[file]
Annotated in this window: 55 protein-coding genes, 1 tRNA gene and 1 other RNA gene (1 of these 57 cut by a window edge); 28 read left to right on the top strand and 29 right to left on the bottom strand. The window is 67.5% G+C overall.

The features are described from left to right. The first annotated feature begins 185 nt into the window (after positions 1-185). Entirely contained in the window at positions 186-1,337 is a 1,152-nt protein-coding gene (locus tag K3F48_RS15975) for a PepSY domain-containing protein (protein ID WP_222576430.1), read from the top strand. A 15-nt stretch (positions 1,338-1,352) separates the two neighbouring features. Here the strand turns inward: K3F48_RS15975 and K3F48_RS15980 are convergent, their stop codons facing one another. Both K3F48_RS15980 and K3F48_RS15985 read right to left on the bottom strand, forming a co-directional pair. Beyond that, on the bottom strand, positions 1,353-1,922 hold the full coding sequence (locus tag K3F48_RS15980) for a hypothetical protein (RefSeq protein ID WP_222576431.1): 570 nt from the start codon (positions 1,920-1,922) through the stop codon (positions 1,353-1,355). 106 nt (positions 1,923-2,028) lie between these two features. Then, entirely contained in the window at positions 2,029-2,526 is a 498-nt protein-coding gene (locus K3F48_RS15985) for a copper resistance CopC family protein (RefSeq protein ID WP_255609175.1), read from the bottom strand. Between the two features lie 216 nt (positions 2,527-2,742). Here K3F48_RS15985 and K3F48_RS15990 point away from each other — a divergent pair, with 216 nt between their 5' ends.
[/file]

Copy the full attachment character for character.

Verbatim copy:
Annotated in this window: 55 protein-coding genes, 1 tRNA gene and 1 other RNA gene (1 of these 57 cut by a window edge); 28 read left to right on the top strand and 29 right to left on the bottom strand. The window is 67.5% G+C overall.

The features are described from left to right. The first annotated feature begins 185 nt into the window (after positions 1-185). Entirely contained in the window at positions 186-1,337 is a 1,152-nt protein-coding gene (locus tag K3F48_RS15975) for a PepSY domain-containing protein (protein ID WP_222576430.1), read from the top strand. A 15-nt stretch (positions 1,338-1,352) separates the two neighbouring features. Here the strand turns inward: K3F48_RS15975 and K3F48_RS15980 are convergent, their stop codons facing one another. Both K3F48_RS15980 and K3F48_RS15985 read right to left on the bottom strand, forming a co-directional pair. Beyond that, on the bottom strand, positions 1,353-1,922 hold the full coding sequence (locus tag K3F48_RS15980) for a hypothetical protein (RefSeq protein ID WP_222576431.1): 570 nt from the start codon (positions 1,920-1,922) through the stop codon (positions 1,353-1,355). 106 nt (positions 1,923-2,028) lie between these two features. Then, entirely contained in the window at positions 2,029-2,526 is a 498-nt protein-coding gene (locus K3F48_RS15985) for a copper resistance CopC family protein (RefSeq protein ID WP_255609175.1), read from the bottom strand. Between the two features lie 216 nt (positions 2,527-2,742). Here K3F48_RS15985 and K3F48_RS15990 point away from each other — a divergent pair, with 216 nt between their 5' ends.